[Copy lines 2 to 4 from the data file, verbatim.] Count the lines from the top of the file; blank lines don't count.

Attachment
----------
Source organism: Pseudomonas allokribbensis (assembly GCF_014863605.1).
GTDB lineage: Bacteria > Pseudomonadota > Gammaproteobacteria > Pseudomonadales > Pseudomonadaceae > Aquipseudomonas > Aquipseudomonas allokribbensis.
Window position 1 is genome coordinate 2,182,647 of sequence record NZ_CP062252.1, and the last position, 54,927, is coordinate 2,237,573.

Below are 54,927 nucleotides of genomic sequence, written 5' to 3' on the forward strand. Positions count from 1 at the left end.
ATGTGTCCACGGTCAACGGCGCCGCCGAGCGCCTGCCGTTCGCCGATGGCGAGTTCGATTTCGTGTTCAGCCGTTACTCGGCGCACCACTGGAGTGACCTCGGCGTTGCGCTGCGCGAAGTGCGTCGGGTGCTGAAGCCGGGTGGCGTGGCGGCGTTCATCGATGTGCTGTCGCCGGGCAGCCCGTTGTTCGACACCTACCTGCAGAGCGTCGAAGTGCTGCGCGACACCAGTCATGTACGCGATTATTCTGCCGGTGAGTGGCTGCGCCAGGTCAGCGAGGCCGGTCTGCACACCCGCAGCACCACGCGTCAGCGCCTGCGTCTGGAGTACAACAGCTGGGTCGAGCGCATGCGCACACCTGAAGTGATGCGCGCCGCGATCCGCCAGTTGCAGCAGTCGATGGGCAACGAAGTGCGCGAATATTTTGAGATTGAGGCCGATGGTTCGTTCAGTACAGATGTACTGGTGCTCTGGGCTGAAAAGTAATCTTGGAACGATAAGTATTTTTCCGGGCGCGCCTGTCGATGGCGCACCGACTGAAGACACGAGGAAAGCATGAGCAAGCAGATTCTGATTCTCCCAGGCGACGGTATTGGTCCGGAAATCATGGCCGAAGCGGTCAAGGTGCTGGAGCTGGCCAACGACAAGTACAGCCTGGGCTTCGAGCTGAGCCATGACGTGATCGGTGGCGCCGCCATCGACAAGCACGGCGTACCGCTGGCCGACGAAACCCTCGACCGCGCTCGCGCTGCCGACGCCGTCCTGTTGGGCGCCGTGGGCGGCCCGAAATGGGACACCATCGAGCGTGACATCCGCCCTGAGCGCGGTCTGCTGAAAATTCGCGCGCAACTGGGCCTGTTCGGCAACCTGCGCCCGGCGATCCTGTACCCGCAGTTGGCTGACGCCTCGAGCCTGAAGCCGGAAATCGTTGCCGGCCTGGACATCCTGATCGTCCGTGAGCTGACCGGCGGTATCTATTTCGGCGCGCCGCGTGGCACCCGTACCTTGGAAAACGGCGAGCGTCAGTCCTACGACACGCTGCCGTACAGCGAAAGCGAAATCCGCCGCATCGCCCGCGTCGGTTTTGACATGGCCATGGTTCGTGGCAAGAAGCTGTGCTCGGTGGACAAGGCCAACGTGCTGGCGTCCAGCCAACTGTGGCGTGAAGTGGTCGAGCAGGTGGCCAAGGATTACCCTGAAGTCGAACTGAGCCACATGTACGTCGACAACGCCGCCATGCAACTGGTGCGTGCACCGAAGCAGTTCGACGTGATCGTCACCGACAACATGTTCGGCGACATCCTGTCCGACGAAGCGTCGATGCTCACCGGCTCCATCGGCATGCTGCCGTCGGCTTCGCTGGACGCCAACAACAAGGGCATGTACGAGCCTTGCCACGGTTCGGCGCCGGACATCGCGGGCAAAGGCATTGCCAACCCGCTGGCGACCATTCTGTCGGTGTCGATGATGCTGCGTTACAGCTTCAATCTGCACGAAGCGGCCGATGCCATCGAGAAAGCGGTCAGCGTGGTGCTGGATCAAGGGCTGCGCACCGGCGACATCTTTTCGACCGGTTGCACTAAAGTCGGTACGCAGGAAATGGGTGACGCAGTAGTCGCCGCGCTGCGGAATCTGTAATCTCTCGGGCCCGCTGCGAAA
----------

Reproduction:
GTDB lineage: Bacteria > Pseudomonadota > Gammaproteobacteria > Pseudomonadales > Pseudomonadaceae > Aquipseudomonas > Aquipseudomonas allokribbensis.
Window position 1 is genome coordinate 2,182,647 of sequence record NZ_CP062252.1, and the last position, 54,927, is coordinate 2,237,573.

Below are 54,927 nucleotides of genomic sequence, written 5' to 3' on the forward strand. Positions count from 1 at the left end.